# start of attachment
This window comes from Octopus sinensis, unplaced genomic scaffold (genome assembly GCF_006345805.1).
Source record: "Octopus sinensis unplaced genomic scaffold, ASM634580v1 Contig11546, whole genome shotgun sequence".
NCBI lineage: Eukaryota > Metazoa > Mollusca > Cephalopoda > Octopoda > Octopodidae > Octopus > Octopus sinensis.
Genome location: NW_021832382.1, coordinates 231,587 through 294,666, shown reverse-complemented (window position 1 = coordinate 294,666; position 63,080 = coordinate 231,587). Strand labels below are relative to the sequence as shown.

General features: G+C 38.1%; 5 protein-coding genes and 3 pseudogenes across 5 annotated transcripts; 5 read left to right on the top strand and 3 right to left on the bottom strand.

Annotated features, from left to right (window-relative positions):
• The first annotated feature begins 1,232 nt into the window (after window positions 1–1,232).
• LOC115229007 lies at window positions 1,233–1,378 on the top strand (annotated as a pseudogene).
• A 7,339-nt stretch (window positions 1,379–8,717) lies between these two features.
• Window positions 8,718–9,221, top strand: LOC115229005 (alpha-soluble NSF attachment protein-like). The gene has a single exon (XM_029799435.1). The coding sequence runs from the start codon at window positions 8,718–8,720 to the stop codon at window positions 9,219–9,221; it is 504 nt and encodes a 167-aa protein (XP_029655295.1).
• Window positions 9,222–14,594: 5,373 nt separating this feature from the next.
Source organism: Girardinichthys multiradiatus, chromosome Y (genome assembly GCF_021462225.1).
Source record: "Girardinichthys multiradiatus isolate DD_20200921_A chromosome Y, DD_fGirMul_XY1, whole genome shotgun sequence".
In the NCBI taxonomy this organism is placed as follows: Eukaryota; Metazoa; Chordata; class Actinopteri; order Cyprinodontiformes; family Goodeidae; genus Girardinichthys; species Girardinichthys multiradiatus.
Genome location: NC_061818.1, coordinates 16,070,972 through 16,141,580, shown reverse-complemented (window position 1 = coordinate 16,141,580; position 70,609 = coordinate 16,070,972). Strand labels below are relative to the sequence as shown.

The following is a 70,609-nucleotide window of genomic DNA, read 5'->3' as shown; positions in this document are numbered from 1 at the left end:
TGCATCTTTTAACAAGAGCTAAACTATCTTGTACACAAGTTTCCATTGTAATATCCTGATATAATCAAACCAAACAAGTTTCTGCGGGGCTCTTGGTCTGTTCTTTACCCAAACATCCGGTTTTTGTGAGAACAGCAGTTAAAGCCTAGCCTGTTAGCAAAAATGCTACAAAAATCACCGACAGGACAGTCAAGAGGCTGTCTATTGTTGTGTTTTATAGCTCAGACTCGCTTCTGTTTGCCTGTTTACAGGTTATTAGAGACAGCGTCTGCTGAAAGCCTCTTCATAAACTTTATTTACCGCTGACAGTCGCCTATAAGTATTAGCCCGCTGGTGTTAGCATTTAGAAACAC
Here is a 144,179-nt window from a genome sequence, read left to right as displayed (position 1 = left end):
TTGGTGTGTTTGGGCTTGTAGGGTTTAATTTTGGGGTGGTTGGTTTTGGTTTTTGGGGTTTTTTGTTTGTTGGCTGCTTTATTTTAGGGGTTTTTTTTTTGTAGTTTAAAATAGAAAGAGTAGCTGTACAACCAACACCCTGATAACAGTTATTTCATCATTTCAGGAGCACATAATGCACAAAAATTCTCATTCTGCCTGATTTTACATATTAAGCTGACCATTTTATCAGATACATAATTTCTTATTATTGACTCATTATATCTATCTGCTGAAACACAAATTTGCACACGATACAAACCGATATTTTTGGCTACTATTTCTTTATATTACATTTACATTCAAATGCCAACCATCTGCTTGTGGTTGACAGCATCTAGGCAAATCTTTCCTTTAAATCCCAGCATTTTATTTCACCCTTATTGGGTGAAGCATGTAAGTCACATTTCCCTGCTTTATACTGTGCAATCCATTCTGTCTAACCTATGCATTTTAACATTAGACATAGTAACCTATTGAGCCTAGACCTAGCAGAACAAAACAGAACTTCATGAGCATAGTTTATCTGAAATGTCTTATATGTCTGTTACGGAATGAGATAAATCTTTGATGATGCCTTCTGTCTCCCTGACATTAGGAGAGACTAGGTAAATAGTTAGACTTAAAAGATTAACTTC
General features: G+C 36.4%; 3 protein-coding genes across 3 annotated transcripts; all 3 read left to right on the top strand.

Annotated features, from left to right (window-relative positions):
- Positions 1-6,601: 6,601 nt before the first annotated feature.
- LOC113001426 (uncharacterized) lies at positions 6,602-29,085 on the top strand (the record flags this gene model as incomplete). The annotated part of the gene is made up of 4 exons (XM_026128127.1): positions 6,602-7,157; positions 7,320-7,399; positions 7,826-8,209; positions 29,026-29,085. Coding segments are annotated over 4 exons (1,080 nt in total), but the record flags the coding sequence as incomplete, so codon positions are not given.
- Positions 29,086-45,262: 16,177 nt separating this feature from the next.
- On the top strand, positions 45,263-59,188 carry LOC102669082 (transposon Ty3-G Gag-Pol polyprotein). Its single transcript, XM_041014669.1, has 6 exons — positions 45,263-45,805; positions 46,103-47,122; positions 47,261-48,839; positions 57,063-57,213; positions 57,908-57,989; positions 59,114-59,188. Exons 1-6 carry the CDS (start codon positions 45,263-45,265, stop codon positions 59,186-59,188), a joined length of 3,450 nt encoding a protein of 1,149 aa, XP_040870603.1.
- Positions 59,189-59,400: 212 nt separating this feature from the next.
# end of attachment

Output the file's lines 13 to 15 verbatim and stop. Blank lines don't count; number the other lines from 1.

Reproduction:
Source record: "Girardinichthys multiradiatus isolate DD_20200921_A chromosome Y, DD_fGirMul_XY1, whole genome shotgun sequence".
In the NCBI taxonomy this organism is placed as follows: Eukaryota; Metazoa; Chordata; class Actinopteri; order Cyprinodontiformes; family Goodeidae; genus Girardinichthys; species Girardinichthys multiradiatus.
Genome location: NC_061818.1, coordinates 16,070,972 through 16,141,580, shown reverse-complemented (window position 1 = coordinate 16,141,580; position 70,609 = coordinate 16,070,972). Strand labels below are relative to the sequence as shown.